By Zoe Moleshead
UK ISPs are predicting a bleak future for themselves, with expectations that a third of them will go bankrupt over the next 18 months, while a further 15% are expecting to bought out.
UK ISPs are predicting a bleak future for themselves, with expectations that a third of them will go bankrupt over the next 18 months, while a further 15% are expecting to bought out, and one third are unsure as to how they are going to make money. The disillusionment among the ISPs was uncovered in a survey of 45 UK ISPs by messaging consultancy Outrade.com.
"There is mounting gloom in the ISP industry at present. Unfortunately for many of these companies forged in the dot-com boom days, they are now suffering a severe dose of reality," said Keith Bellamy, Outrade.com's UK MD.
Problems likely to be encountered by ISPs include insufficient funds, poor management and the results of offering unmetered access.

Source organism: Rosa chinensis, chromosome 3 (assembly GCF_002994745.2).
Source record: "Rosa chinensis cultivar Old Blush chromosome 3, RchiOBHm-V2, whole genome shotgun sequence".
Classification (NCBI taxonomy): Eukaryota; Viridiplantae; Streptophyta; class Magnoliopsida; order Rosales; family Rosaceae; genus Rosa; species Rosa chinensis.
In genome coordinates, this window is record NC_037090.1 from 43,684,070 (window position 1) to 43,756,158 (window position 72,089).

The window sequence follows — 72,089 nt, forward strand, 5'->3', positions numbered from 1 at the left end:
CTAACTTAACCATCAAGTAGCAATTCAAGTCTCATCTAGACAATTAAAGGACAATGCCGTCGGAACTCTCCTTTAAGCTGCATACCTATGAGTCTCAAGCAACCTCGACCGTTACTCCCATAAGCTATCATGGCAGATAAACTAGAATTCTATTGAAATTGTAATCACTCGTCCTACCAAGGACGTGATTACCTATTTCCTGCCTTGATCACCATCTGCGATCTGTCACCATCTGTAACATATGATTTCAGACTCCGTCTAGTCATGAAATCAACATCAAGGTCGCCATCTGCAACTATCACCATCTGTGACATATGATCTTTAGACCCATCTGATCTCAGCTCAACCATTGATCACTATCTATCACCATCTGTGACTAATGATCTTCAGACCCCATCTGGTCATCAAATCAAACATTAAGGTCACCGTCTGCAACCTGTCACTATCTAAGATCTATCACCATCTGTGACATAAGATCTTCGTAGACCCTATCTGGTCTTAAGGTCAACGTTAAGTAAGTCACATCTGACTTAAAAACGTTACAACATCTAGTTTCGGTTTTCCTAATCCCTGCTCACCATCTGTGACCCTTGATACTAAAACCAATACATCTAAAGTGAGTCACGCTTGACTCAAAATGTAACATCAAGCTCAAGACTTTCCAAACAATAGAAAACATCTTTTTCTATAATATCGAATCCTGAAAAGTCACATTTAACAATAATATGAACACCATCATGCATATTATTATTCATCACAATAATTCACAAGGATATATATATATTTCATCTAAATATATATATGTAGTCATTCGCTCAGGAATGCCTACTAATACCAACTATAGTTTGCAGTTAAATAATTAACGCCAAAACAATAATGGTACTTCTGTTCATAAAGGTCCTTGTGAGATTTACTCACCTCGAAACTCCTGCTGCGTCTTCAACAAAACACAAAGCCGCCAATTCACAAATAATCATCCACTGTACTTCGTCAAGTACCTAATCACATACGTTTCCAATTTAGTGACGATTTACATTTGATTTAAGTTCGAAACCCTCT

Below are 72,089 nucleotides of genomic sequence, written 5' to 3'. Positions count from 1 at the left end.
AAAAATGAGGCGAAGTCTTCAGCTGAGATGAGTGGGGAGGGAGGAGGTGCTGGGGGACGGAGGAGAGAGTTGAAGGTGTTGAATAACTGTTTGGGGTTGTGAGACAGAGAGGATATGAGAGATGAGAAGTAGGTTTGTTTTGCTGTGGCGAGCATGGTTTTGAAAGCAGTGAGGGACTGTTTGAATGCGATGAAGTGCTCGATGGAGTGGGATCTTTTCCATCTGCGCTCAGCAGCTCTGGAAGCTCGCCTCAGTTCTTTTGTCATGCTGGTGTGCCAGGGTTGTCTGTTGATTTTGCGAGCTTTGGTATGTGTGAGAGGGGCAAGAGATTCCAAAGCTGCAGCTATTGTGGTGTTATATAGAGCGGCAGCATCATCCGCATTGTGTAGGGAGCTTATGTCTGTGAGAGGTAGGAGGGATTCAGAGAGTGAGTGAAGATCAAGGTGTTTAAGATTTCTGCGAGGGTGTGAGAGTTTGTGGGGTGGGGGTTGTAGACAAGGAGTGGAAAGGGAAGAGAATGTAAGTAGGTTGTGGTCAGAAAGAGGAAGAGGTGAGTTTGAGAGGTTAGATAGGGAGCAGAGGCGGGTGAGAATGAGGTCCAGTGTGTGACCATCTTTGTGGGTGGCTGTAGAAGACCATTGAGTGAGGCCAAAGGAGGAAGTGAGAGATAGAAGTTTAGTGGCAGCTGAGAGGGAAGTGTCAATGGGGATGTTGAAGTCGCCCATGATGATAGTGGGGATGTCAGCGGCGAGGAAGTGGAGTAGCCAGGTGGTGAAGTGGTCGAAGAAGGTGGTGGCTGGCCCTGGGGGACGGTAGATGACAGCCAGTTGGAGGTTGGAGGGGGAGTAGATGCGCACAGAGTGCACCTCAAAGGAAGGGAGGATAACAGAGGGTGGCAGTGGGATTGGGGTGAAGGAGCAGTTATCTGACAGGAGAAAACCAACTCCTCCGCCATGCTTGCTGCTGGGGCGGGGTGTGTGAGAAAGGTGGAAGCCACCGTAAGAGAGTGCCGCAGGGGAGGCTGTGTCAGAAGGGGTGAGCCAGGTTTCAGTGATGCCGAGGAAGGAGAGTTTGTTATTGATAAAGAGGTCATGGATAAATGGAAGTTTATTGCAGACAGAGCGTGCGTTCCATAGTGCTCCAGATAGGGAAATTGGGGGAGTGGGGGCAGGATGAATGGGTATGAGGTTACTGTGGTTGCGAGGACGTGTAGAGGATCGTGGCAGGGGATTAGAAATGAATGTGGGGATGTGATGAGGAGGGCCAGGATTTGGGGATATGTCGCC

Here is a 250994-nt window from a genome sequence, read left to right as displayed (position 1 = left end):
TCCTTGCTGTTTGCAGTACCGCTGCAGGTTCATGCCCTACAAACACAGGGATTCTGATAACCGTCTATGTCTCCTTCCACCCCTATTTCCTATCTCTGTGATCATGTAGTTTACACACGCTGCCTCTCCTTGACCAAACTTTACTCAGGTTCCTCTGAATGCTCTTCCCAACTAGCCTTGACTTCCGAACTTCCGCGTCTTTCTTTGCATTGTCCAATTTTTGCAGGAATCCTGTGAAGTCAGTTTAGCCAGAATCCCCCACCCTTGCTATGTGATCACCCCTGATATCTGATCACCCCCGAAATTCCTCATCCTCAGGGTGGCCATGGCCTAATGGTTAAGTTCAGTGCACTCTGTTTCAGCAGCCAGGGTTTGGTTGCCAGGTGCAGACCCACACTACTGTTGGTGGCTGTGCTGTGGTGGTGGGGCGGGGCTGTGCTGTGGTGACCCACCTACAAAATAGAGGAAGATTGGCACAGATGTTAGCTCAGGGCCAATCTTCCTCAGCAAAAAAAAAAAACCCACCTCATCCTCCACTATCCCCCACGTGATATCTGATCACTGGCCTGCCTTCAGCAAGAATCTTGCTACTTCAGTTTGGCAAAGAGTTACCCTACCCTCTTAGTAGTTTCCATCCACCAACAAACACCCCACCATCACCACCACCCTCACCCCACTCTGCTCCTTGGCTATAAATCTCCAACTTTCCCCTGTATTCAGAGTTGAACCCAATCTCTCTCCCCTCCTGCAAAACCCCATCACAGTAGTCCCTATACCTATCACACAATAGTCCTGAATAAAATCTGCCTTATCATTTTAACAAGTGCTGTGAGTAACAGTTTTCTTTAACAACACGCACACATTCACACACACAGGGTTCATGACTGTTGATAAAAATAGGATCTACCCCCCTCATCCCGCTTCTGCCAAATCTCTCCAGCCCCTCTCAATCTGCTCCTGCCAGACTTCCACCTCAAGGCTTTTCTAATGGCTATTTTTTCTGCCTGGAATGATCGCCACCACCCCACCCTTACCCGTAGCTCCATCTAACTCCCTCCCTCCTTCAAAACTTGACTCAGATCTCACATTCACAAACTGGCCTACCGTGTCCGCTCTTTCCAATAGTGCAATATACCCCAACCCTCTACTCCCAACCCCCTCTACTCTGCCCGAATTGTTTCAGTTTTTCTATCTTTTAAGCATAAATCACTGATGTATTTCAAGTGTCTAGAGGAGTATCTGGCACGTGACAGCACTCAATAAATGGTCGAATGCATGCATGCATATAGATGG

The results of the survey were compounded by a survey from Visual Insights, an e-business consultancy that blames ISPs for failing to inspire customer loyalty through extra services.
Other market analysts are also anticipating hard times for ISPs. Fraser Pearce, research director at Forrester Research, said only ISPs that are heavily linked with a telecoms or networks infrastructure business will survive.
"90-95% of virtual ISPs, which don't have the chance to bundle their services in with other telecoms services, will eventually die," Pearce added
Pearce classifies virtual ISPs as ISPs that don't own their telecoms infrastructure, but rent this from others, focusing themselves on providing content. Many of these ISPs were established during the dot-com boom, offering free subscriptions, and looked to make their money by gaining a share of telecoms charges and advertising revenues. But as the dot-com market has begun to bottom out advertising and telecoms revenues have started to disappear, leaving the ISPs struggling for income.
"Only the bigger ISPs and those that are also telcos will last, and we'll see more consolidation," concluded Bellamy.